Recently, I read that 70% of pastors don’t have any close personal friends. I have quoted this figure publicly and several pastors have confided to me that it is true for them. They admitted that they don’t have any close personal friends. This made me very sad. I think it is also true of CEOs and other leaders as well.
Why is this true?
I know that for years, I didn’t think I needed any close friends. I assumed that my colleagues at work and the people I went to church with were enough. I finally woke up the fact that I didn’t really have any close personal friends. All of them were either dependent on me in some way or simply acquaintances.
Since that time, I have been much, much more intentional about friendships. In fact, this is one of the “accounts” in my Life Plan. I have several great friends, most of whom live in my neighborhood. We get together on a regular basis and support and encourage one another.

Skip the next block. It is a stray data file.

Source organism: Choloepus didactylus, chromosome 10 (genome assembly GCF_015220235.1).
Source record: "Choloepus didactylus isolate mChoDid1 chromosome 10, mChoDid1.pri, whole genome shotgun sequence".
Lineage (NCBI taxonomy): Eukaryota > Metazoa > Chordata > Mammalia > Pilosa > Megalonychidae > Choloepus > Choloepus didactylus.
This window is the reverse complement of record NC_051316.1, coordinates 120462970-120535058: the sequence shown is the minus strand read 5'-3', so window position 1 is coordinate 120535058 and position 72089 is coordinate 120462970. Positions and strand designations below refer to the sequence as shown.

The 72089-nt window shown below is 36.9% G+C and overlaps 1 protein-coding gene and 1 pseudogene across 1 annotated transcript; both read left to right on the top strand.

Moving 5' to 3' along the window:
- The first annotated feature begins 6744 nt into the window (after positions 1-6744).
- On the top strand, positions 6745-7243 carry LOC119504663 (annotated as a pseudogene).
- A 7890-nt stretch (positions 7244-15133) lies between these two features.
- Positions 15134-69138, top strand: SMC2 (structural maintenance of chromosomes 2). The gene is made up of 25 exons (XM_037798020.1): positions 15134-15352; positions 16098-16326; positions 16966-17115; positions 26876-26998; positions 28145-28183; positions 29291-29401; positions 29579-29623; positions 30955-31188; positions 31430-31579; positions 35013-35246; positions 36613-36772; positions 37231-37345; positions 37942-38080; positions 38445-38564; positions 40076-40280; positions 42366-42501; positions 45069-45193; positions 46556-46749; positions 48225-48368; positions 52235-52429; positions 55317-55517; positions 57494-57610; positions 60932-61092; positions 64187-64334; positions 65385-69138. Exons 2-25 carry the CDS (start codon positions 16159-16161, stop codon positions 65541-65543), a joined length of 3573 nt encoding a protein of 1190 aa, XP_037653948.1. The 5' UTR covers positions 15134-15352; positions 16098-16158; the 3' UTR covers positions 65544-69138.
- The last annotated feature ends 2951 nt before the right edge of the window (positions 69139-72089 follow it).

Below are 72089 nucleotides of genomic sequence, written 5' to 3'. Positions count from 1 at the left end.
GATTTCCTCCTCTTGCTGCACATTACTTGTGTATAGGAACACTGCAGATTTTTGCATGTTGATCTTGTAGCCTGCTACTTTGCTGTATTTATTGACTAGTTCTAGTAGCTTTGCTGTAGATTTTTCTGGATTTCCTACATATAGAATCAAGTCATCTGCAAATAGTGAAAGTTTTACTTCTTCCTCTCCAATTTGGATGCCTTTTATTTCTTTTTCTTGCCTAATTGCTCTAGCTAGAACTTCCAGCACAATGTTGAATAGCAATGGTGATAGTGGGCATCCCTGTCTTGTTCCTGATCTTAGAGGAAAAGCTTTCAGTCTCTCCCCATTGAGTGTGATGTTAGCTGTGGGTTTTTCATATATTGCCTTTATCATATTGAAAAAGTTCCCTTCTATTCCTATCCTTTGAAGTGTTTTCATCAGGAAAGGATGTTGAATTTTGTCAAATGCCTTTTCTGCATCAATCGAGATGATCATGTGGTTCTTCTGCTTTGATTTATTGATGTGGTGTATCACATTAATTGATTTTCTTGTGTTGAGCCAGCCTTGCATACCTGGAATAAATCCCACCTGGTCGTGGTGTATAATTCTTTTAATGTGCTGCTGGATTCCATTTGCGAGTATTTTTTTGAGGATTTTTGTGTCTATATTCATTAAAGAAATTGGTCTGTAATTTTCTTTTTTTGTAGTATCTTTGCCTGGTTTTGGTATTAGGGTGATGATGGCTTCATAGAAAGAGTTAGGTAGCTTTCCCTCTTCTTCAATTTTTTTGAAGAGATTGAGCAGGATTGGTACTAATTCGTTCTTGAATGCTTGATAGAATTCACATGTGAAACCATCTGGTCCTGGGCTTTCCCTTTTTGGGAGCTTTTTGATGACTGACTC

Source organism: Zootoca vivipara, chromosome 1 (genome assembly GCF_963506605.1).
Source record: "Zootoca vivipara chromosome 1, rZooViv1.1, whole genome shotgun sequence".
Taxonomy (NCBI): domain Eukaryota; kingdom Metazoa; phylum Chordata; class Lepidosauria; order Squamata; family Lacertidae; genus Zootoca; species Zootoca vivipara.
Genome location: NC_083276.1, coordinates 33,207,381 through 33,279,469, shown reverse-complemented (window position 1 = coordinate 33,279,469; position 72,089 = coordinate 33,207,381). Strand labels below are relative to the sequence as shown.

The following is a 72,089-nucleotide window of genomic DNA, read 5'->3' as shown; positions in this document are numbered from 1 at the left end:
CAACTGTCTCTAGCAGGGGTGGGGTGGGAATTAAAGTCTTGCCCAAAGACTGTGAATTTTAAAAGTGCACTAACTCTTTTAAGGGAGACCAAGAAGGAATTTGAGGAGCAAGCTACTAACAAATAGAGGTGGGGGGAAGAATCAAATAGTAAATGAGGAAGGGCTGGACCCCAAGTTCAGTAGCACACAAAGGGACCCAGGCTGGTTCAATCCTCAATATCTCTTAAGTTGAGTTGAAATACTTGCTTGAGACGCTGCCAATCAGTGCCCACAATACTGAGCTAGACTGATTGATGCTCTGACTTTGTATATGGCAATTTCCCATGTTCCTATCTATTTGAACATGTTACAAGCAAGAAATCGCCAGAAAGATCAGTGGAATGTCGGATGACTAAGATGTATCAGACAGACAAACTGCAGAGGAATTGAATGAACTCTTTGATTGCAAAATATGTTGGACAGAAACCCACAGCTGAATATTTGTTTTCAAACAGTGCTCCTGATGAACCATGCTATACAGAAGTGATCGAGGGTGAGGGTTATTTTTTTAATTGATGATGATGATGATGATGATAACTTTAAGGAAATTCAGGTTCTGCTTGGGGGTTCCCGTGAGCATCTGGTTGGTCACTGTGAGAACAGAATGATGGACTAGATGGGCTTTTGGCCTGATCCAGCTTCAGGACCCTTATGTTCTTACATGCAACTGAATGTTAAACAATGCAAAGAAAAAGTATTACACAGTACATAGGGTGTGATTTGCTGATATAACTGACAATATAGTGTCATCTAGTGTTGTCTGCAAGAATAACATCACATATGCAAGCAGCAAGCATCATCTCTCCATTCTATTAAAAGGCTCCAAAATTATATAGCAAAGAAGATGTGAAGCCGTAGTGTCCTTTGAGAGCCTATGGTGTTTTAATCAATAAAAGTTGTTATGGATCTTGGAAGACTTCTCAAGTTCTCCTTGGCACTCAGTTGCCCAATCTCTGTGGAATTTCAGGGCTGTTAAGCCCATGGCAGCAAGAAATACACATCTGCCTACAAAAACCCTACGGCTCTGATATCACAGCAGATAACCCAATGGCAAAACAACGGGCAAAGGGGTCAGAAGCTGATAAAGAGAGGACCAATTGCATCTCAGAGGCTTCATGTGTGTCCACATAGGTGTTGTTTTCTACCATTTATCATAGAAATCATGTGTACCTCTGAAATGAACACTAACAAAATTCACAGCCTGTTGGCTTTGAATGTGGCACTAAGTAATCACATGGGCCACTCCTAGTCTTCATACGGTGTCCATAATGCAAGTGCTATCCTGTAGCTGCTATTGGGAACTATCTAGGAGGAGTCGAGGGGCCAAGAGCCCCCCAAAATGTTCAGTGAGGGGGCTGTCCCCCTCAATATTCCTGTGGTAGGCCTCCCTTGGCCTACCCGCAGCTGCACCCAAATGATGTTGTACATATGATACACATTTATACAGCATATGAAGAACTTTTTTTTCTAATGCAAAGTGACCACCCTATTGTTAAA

When I mentioned this in a talk I gave recently at Catalyst West, one brave soul asked, “But what if you don’t have any friends? Where do you start?”
My answer? Be to others the friend you wish you had. It’s that simple.
For example, here are the characteristics I look for in a close friend. I want someone who …
- Shows up for me when I am in a crisis.
- Listens empathetically without judging.
- Is willing to pitch in when I am too embarrassed to ask.
- Affirms me when I doubt myself.
- Reminds me of who I am, when I forget.
- Celebrates my wins and mourns my losses.
- Remembers the things that are important to me.
- Trusts me with their secrets.
Do you wish you had that kind of friend? Well, God says that you reap what you sow (e.g., see Galatians 6:7).
If you want this kind of friend in your life, then go BE this kind of friend to others. You might be surprised to see what happens.
Question: What are the characteristics of the friends you have—or wish you had?